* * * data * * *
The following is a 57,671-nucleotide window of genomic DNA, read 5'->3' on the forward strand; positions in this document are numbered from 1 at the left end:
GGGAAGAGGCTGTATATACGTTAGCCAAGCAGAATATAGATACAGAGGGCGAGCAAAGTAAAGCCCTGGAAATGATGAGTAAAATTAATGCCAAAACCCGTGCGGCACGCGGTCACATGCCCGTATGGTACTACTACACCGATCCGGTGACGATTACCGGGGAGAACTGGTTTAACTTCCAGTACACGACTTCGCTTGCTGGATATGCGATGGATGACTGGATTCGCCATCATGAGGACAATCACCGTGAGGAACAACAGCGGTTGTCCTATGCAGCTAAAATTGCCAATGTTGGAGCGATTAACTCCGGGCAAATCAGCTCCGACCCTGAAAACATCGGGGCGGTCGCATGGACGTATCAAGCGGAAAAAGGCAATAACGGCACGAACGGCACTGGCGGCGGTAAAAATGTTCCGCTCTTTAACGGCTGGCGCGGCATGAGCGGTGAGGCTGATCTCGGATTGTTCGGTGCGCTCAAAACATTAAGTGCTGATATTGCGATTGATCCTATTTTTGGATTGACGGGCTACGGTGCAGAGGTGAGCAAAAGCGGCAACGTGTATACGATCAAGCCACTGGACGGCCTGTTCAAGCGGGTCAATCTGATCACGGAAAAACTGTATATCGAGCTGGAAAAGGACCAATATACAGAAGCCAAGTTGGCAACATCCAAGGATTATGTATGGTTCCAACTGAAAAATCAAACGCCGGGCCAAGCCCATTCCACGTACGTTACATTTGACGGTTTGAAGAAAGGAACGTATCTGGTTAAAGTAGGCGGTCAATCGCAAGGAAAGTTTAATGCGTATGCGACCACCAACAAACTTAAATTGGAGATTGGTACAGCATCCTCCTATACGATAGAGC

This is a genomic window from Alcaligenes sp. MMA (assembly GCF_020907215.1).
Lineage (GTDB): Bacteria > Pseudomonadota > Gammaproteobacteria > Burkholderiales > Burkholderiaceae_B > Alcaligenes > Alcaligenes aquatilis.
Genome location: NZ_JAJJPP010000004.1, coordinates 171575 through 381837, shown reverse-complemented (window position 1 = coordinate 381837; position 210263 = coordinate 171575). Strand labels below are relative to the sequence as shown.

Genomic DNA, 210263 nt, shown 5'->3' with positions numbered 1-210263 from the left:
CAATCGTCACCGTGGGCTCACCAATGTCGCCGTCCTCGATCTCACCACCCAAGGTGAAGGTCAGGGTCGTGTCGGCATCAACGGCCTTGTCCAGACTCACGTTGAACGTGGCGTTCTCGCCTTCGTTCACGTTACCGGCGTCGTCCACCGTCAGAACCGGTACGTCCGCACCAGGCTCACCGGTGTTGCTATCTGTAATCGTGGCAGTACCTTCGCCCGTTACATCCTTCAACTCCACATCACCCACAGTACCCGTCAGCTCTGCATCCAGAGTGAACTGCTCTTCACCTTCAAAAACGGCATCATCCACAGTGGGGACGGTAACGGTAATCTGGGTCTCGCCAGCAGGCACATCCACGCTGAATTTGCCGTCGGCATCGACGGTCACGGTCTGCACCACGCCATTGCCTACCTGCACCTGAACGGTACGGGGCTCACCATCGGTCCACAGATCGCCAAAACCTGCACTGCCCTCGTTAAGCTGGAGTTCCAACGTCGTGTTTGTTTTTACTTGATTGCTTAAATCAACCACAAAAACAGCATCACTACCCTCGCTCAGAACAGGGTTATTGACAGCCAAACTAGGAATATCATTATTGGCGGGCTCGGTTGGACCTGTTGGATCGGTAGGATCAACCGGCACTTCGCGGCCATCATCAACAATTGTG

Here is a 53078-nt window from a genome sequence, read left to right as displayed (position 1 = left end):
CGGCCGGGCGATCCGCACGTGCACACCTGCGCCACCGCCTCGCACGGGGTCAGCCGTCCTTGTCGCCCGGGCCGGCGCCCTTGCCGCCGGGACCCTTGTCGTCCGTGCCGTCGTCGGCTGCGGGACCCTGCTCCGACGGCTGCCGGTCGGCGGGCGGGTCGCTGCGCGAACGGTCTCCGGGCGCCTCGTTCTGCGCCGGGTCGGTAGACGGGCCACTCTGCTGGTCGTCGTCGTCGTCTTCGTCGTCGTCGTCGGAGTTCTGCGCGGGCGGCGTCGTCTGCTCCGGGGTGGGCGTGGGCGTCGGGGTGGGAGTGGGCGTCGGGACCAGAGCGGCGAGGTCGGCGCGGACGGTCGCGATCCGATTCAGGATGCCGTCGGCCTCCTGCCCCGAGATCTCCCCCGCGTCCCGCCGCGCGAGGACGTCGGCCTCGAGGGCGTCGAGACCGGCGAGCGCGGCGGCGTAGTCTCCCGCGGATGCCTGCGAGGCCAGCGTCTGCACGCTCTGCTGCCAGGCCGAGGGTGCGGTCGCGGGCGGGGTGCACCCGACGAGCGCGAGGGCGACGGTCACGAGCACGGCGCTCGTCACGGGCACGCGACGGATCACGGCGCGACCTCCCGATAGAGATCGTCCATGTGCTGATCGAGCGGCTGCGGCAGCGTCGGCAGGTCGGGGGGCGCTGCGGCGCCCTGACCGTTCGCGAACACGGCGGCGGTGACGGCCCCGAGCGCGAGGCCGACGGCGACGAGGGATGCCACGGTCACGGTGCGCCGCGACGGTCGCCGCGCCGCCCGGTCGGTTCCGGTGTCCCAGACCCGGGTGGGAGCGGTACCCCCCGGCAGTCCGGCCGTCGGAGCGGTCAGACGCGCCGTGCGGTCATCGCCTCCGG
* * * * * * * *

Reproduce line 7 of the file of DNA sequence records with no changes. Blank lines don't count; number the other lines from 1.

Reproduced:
CAATCGTCACCGTGGGCTCACCAATGTCGCCGTCCTCGATCTCACCACCCAAGGTGAAGGTCAGGGTCGTGTCGGCATCAACGGCCTTGTCCAGACTCACGTTGAACGTGGCGTTCTCGCCTTCGTTCACGTTACCGGCGTCGTCCACCGTCAGAACCGGTACGTCCGCACCAGGCTCACCGGTGTTGCTATCTGTAATCGTGGCAGTACCTTCGCCCGTTACATCCTTCAACTCCACATCACCCACAGTACCCGTCAGCTCTGCATCCAGAGTGAACTGCTCTTCACCTTCAAAAACGGCATCATCCACAGTGGGGACGGTAACGGTAATCTGGGTCTCGCCAGCAGGCACATCCACGCTGAATTTGCCGTCGGCATCGACGGTCACGGTCTGCACCACGCCATTGCCTACCTGCACCTGAACGGTACGGGGCTCACCATCGGTCCACAGATCGCCAAAACCTGCACTGCCCTCGTTAAGCTGGAGTTCCAACGTCGTGTTTGTTTTTACTTGATTGCTTAAATCAACCACAAAAACAGCATCACTACCCTCGCTCAGAACAGGGTTATTGACAGCCAAACTAGGAATATCATTATTGGCGGGCTCGGTTGGACCTGTTGGATCGGTAGGATCAACCGGCACTTCGCGGCCATCATCAACAATTGTG